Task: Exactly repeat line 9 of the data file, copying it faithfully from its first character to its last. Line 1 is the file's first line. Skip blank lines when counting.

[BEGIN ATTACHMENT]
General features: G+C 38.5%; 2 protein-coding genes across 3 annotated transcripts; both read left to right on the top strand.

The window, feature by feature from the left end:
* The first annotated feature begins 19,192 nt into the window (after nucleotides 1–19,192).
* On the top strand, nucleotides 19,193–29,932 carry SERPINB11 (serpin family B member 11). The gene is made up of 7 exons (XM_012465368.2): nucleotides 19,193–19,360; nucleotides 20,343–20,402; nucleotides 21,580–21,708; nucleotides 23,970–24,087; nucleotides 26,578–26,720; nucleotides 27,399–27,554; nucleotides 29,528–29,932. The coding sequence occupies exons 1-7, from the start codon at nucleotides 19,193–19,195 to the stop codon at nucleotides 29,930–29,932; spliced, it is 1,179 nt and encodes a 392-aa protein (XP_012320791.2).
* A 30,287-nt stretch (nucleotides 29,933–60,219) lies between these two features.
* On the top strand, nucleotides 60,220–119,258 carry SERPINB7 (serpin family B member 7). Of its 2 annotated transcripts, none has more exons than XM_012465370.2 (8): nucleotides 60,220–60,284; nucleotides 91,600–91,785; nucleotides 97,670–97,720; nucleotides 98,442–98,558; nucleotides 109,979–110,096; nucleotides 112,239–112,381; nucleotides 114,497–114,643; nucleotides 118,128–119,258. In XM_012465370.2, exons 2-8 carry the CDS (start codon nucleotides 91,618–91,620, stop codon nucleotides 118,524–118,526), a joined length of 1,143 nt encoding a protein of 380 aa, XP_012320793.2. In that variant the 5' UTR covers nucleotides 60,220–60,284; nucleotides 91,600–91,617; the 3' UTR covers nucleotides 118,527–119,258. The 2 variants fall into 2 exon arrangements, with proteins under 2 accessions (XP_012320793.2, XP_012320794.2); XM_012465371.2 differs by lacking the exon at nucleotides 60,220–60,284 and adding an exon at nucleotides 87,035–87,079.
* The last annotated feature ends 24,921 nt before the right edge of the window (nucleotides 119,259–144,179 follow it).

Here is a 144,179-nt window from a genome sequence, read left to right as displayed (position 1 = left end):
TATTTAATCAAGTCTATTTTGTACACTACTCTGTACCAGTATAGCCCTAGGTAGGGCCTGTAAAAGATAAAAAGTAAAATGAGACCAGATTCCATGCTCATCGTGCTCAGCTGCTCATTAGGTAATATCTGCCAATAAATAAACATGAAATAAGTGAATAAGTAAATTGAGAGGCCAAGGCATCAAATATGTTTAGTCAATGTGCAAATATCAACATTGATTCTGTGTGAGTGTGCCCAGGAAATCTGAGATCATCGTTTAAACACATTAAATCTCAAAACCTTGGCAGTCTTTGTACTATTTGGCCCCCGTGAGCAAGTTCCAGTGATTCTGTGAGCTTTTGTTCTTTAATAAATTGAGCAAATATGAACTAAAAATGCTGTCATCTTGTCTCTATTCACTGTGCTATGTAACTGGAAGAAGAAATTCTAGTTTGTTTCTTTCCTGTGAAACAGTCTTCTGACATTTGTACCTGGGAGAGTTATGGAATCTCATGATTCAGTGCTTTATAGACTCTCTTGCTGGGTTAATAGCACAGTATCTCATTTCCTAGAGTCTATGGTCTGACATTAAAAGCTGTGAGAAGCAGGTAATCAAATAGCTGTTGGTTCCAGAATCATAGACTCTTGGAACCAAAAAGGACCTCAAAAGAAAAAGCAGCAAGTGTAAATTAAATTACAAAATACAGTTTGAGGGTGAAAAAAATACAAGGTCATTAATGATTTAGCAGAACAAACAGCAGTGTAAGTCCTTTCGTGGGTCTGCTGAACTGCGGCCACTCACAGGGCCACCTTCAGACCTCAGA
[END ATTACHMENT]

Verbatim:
TATTTAATCAAGTCTATTTTGTACACTACTCTGTACCAGTATAGCCCTAGGTAGGGCCTGTAAAAGATAAAAAGTAAAATGAGACCAGATTCCATGCTCATCGTGCTCAGCTGCTCATTAGGTAATATCTGCCAATAAATAAACATGAAATAAGTGAATAAGTAAATTGAGAGGCCAAGGCATCAAATATGTTTAGTCAATGTGCAAATATCAACATTGATTCTGTGTGAGTGTGCCCAGGAAATCTGAGATCATCGTTTAAACACATTAAATCTCAAAACCTTGGCAGTCTTTGTACTATTTGGCCCCCGTGAGCAAGTTCCAGTGATTCTGTGAGCTTTTGTTCTTTAATAAATTGAGCAAATATGAACTAAAAATGCTGTCATCTTGTCTCTATTCACTGTGCTATGTAACTGGAAGAAGAAATTCTAGTTTGTTTCTTTCCTGTGAAACAGTCTTCTGACATTTGTACCTGGGAGAGTTATGGAATCTCATGATTCAGTGCTTTATAGACTCTCTTGCTGGGTTAATAGCACAGTATCTCATTTCCTAGAGTCTATGGTCTGACATTAAAAGCTGTGAGAAGCAGGTAATCAAATAGCTGTTGGTTCCAGAATCATAGACTCTTGGAACCAAAAAGGACCTCAAAAGAAAAAGCAGCAAGTGTAAATTAAATTACAAAATACAGTTTGAGGGTGAAAAAAATACAAGGTCATTAATGATTTAGCAGAACAAACAGCAGTGTAAGTCCTTTCGTGGGTCTGCTGAACTGCGGCCACTCACAGGGCCACCTTCAGACCTCAGA